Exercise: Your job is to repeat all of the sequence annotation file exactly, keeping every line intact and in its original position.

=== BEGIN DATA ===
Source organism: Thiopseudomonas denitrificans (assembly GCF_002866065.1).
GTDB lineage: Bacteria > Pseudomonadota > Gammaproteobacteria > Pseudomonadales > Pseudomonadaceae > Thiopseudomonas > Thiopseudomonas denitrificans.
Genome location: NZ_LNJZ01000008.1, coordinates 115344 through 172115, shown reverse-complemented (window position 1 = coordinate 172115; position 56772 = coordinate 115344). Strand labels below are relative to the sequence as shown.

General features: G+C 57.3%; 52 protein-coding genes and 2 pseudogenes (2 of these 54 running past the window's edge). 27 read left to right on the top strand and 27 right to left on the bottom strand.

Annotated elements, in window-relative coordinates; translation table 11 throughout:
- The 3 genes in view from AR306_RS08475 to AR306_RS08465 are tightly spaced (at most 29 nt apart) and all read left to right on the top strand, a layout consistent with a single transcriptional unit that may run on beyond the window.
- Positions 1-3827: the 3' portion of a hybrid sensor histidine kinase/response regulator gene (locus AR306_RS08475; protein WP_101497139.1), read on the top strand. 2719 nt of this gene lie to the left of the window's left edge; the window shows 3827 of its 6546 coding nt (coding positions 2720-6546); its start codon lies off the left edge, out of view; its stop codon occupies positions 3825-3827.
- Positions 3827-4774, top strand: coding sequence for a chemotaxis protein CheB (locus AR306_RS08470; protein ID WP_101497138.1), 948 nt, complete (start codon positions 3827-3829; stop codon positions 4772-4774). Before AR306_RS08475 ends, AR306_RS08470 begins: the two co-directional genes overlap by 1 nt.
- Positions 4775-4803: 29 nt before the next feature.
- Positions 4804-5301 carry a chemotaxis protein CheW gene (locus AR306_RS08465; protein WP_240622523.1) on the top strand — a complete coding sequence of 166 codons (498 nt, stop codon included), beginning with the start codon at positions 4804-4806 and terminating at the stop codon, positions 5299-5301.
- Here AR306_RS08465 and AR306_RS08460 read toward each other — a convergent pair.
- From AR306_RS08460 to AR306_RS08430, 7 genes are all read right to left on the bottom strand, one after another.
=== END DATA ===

Source organism: Thiopseudomonas denitrificans (assembly GCF_002866065.1).
GTDB lineage: Bacteria > Pseudomonadota > Gammaproteobacteria > Pseudomonadales > Pseudomonadaceae > Thiopseudomonas > Thiopseudomonas denitrificans.
Genome location: NZ_LNJZ01000008.1, coordinates 115344 through 172115, shown reverse-complemented (window position 1 = coordinate 172115; position 56772 = coordinate 115344). Strand labels below are relative to the sequence as shown.

General features: G+C 57.3%; 52 protein-coding genes and 2 pseudogenes (2 of these 54 running past the window's edge). 27 read left to right on the top strand and 27 right to left on the bottom strand.

Annotated elements, in window-relative coordinates; translation table 11 throughout:
- The 3 genes in view from AR306_RS08475 to AR306_RS08465 are tightly spaced (at most 29 nt apart) and all read left to right on the top strand, a layout consistent with a single transcriptional unit that may run on beyond the window.
- Positions 1-3827: the 3' portion of a hybrid sensor histidine kinase/response regulator gene (locus AR306_RS08475; protein WP_101497139.1), read on the top strand. 2719 nt of this gene lie to the left of the window's left edge; the window shows 3827 of its 6546 coding nt (coding positions 2720-6546); its start codon lies off the left edge, out of view; its stop codon occupies positions 3825-3827.
- Positions 3827-4774, top strand: coding sequence for a chemotaxis protein CheB (locus AR306_RS08470; protein ID WP_101497138.1), 948 nt, complete (start codon positions 3827-3829; stop codon positions 4772-4774). Before AR306_RS08475 ends, AR306_RS08470 begins: the two co-directional genes overlap by 1 nt.
- Positions 4775-4803: 29 nt before the next feature.
- Positions 4804-5301 carry a chemotaxis protein CheW gene (locus AR306_RS08465; protein WP_240622523.1) on the top strand — a complete coding sequence of 166 codons (498 nt, stop codon included), beginning with the start codon at positions 4804-4806 and terminating at the stop codon, positions 5299-5301.
- Here AR306_RS08465 and AR306_RS08460 read toward each other — a convergent pair.
- From AR306_RS08460 to AR306_RS08430, 7 genes are all read right to left on the bottom strand, one after another.